I spoke with local activists yesterday about the unprecedented closing of the park for "public safety" reasons.
"It is unconscionable that the city will allow out-of-town neo-Nazis to march here and taunt local minorities, while censoring local citizens who object to city funds supporting neo-Nazis," said one attendee of the cancelled public meeting. "It shows that the city is in bed with neo-Nazi groups, and shows exactly where the Mayor's sympathies lie."
Dozens of police could be seen in and around the park, and mounted patrols kept watch over the activists when they went to Manhattan Plaza to meet the media. Media personnel were also banned from the park, although people who had been in the park prior to the event were allowed to continue their recreational activities.
My personal opinion is that the decision to shut down the park represents a disturbing infringement of freedom of speech and freedom of association, and the city might find itself on the receiving end of expensive legal action. The city issued a brief statement explaining its rationale behind closing the park:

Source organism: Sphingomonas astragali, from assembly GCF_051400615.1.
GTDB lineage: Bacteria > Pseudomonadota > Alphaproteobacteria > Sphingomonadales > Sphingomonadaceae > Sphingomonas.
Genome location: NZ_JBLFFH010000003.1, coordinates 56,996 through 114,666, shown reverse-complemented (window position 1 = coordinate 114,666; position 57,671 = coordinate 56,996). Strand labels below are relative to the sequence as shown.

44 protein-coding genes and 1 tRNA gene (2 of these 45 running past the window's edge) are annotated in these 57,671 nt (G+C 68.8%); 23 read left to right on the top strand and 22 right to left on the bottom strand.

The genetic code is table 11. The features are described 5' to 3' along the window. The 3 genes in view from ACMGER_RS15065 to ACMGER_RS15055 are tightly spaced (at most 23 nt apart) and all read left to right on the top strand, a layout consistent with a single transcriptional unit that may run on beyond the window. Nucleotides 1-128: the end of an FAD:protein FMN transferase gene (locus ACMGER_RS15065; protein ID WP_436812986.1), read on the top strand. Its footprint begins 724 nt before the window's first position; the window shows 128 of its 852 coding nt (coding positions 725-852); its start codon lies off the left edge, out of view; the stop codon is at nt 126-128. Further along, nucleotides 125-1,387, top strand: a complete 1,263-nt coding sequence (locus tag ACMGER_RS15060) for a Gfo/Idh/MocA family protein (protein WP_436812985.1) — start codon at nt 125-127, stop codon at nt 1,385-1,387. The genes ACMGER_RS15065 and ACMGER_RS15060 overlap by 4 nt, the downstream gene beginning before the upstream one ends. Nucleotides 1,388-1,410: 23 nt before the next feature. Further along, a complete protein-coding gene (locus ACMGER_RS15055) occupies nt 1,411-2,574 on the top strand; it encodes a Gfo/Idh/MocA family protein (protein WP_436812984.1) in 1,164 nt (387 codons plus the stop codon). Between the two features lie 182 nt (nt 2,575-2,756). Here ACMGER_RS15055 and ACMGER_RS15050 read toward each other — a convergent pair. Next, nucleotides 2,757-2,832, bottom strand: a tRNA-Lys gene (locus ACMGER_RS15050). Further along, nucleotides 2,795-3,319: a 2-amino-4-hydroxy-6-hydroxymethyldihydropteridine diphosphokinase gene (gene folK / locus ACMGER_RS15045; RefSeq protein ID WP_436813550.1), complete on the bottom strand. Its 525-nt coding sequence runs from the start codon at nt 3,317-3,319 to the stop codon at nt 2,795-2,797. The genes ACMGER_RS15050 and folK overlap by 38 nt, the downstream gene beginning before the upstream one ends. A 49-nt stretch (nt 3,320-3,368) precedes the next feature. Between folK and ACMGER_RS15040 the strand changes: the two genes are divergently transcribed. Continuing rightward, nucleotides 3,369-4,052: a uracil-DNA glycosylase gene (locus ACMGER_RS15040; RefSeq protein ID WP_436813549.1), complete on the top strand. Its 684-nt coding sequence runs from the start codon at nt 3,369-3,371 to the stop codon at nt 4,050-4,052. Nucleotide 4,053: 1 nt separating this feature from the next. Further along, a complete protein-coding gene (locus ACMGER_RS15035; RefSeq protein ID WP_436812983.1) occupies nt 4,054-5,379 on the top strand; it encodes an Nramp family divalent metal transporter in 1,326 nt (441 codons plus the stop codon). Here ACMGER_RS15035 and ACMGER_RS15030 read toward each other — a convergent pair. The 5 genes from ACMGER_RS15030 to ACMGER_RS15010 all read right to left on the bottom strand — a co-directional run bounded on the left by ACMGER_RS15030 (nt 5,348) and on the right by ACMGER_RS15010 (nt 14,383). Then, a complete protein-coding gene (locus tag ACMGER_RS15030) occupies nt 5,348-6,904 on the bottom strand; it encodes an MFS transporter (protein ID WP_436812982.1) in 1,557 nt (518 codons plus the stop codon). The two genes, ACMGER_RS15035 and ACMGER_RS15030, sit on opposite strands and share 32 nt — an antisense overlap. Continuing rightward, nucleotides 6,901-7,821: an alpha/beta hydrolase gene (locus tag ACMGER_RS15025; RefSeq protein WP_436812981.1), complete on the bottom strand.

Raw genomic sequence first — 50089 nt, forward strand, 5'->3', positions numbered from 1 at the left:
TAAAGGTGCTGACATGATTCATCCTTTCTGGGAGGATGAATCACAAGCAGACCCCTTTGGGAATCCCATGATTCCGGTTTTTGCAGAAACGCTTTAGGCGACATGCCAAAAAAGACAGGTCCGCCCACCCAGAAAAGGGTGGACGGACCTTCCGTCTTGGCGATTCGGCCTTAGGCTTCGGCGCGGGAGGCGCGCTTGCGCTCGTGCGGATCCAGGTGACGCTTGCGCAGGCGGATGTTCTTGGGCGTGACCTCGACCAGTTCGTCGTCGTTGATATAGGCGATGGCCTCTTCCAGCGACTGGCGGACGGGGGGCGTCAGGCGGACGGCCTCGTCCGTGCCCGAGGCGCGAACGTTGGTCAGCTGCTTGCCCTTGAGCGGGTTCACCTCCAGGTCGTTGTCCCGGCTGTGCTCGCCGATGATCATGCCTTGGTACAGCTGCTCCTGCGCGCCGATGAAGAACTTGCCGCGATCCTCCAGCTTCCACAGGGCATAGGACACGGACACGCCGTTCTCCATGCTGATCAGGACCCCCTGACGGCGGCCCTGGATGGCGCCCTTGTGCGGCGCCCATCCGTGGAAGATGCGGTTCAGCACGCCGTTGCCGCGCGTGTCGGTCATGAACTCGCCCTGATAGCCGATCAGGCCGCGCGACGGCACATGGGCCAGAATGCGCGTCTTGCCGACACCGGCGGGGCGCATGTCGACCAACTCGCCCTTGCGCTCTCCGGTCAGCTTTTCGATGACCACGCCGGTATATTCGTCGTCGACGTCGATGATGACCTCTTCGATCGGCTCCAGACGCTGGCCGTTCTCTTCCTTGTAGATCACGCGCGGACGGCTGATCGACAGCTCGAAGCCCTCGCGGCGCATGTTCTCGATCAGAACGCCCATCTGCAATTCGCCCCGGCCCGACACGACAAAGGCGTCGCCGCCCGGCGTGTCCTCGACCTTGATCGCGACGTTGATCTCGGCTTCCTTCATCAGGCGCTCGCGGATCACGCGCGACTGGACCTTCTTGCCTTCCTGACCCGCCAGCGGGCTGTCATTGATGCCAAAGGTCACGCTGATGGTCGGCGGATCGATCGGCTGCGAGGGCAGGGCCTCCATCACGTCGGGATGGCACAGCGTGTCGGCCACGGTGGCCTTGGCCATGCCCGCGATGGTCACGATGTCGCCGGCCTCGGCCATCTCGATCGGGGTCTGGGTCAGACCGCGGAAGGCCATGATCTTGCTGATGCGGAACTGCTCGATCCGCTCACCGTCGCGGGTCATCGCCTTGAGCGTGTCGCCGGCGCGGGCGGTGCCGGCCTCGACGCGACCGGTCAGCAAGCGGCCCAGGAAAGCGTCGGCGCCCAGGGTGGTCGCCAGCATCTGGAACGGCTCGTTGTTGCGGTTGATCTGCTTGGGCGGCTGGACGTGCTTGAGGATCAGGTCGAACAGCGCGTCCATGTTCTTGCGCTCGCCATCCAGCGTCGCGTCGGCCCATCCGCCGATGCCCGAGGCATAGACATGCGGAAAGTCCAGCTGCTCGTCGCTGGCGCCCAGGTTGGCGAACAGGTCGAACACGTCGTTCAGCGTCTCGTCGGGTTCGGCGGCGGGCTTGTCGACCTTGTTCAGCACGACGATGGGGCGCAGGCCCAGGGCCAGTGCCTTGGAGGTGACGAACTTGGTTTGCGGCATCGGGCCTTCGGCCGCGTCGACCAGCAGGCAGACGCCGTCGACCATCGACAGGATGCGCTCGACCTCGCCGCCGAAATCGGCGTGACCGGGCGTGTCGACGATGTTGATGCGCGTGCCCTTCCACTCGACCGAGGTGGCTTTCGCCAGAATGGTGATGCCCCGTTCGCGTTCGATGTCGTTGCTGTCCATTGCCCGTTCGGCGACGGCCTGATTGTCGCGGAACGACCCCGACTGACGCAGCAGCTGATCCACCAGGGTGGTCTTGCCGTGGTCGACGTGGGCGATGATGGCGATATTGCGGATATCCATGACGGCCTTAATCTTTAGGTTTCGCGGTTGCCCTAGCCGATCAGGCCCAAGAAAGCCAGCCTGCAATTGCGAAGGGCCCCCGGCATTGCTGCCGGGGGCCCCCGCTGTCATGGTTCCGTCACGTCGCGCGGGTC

Wilson park was closed, effective noon, today. Toledo police received word of a rally with potential for confrontation. To avoid problems, Mayor Finkbeiner ordered the park closed.At the risk of invoking Godwin's Law, I think that the repressive nature of the closing of Wilson Park is indeed reminiscent of the actions of a certain fascist group that came to power in the 1930s. I respectfully suggest that the Mayor re-familiarize himself with portions of the Bill of Rights if and when this group decides to hold another legal public meeting.